Big reunion of Erasmus commences in Istanbul
ISTANBUL - Hürriyet Daily News
Erasmus students to Turkey are promoting the country when they return to their hometowns, Minister Bağış says. AA photoA large project to reunite some 3 million people that have taken part in the European Union’s Erasmus student exchange program kicked off with a debut meeting and workshops in Istanbul over the weekend.
The GaragErasmus was an idea that was developed in Italy before receiving a warm welcome in Brussels. The program, which will continue with meetings across Europe, has three main goals, Nicola Filizola, the representative of the Brussels office, told the Daily News on the sidelines of the meeting on April 20. One of the goals is encouraging entrepreneurship among these 3 million people, the “Erasmus generation.” The second goal is presenting this talented generation to businesspeople in cooperation with recruiters. The last goal is helping the graduates keep in touch and create their own businesses, he said, noting that the group’s garagerasmus.org was the main tool for networking.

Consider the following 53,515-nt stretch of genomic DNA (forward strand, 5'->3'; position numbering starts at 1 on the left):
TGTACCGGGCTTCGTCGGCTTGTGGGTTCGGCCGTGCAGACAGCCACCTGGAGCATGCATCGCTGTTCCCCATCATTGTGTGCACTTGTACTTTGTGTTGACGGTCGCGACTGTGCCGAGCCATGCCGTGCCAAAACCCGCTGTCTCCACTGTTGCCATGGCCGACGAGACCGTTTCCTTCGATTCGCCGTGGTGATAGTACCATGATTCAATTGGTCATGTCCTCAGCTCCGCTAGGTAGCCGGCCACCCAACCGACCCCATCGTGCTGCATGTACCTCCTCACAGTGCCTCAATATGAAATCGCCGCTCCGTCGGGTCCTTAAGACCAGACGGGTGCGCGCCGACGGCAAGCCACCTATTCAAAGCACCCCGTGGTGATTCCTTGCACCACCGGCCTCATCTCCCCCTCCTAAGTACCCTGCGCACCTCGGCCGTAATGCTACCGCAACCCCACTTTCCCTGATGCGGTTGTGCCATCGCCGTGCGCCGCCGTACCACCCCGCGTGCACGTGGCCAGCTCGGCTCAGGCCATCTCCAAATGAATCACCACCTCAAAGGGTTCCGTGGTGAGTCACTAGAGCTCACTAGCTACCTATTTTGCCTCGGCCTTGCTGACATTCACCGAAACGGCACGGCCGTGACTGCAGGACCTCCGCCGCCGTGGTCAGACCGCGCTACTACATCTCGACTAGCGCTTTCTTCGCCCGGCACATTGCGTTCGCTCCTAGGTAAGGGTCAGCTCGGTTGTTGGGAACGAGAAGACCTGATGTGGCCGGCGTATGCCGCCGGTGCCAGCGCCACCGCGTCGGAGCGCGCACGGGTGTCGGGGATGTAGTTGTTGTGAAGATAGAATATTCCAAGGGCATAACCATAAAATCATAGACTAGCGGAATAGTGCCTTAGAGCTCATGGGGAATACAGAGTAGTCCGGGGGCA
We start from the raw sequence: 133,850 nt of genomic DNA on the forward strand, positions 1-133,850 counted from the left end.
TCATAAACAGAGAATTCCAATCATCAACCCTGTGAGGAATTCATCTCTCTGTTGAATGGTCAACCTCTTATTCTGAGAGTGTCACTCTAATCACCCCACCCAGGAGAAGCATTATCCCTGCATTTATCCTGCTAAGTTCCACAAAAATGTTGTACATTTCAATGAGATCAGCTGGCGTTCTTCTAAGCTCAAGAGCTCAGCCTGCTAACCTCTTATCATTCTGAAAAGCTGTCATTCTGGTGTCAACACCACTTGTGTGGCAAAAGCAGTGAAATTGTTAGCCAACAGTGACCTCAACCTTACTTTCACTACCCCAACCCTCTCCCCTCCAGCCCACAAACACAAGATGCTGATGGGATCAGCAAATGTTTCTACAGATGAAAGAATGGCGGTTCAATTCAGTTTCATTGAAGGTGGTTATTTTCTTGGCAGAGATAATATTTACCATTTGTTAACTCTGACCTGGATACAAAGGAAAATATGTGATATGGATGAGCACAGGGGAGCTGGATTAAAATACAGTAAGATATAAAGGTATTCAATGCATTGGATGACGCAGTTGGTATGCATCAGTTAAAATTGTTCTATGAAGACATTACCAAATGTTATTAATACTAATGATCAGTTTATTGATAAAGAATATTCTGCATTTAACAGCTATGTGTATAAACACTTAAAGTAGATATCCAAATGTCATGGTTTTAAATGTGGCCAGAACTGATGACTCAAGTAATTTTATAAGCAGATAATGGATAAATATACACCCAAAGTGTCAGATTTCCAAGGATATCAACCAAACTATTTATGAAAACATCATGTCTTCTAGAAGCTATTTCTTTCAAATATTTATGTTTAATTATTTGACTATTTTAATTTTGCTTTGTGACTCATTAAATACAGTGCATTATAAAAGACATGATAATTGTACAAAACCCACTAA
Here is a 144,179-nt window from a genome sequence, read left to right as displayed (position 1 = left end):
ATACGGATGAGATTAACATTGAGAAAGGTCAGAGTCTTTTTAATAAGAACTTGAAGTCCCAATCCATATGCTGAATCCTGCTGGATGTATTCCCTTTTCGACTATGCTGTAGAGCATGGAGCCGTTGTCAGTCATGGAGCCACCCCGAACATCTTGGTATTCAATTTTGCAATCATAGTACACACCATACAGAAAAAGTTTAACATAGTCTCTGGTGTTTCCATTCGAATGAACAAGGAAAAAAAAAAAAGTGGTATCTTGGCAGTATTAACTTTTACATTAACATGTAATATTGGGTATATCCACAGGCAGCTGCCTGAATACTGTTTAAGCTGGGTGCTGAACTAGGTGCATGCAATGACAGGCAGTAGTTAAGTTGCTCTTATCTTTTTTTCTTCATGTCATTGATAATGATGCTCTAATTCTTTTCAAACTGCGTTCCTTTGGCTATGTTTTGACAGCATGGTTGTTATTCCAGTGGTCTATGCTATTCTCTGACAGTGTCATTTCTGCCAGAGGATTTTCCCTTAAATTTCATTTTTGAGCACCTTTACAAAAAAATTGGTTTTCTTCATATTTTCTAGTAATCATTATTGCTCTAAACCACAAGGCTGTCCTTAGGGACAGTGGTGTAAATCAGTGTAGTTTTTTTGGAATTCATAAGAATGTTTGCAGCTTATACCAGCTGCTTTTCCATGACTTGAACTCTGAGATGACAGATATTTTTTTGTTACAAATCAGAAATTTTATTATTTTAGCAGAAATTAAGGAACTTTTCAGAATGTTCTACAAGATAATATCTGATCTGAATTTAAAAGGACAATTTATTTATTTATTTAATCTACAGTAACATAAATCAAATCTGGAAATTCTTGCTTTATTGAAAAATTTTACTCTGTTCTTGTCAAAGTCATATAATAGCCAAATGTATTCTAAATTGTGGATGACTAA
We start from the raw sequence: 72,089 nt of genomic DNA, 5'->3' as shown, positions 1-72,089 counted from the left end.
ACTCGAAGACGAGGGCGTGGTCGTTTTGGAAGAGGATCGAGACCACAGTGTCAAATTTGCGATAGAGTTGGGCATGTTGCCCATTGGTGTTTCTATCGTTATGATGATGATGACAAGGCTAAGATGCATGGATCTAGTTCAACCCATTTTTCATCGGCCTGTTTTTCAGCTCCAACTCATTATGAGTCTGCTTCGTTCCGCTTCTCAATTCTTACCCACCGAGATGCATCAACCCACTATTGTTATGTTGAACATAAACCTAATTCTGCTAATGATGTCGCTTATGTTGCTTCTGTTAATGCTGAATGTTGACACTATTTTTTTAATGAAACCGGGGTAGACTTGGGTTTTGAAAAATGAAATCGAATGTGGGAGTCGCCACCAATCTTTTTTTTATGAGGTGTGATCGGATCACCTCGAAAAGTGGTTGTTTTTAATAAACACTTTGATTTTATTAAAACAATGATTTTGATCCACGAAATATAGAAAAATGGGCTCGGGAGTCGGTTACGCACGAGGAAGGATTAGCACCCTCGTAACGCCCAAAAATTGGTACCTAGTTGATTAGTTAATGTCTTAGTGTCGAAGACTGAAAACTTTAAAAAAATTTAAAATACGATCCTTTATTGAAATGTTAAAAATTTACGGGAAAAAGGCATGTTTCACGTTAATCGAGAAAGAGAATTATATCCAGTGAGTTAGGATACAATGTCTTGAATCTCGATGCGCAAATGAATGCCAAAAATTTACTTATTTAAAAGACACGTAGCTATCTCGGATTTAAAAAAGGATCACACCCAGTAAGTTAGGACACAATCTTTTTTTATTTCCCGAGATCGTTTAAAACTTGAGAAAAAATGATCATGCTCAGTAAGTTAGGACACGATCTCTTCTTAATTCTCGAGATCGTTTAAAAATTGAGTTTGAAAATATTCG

The final decision to launch the group was made in November 2012 in Brussels, Francesco Cappè, Executive Chairman of GaragErasmus, said while addressingthe audiance. The 33 countries that took part in the Erasmus program, which started in 1987, have all joined the reunion project. This new generation is “young, open-minded and multicultural,” Filizola said. “This type of network is ready to drive a change in Europe and beyond.”
Turkish European Union Affairs Minister Egemen Bağış also said during the preparation efforts in Brussels that the initiative was very important, he said.
Breaking with prejudices
It was very meaningful to host the first meeting of the garagerasmus in Istanbul, particularly the Ortaköy neighborhood by the Bosphorus, where one can find holy places for Islam, Christianity and Judaism, Bağış said. “I thank and congratulate our Italian friends and officials at the Garagerasmus project for such a correct pick.”
Erasmus is important in terms of breaking with prejudices, which is the main obstacle in Turkey’s EU membership bid, Bağış said. “The Erasmus program students who come here break with their prejudices about Turkey and promote Turkey just like an ambassador,” he said, adding that this was the case for Turkish students also. Turkey only sent 8,000 people to the Erasmus program in 2004, its first year in the system. This figure rose to 44,000 in 2010, before hitting 62,000 last year. The 2013 goal is 70,000, Bağış said. “We will increase this number every year,” the minister said. “Getting an education in Europe is no longer a privilege for the upper crust.”
İlyas Ülgür, the coordinator of the Turkish EU Ministry’s Erasmus Program unit, told the Daily News that 90,000 Turkish students – 55 percent of which are female – have participated in Erasmus so far. In addition, around 30,000 academics have joined the program, tutoring abroad, he said, adding that this contributed much to the confidence of the staff.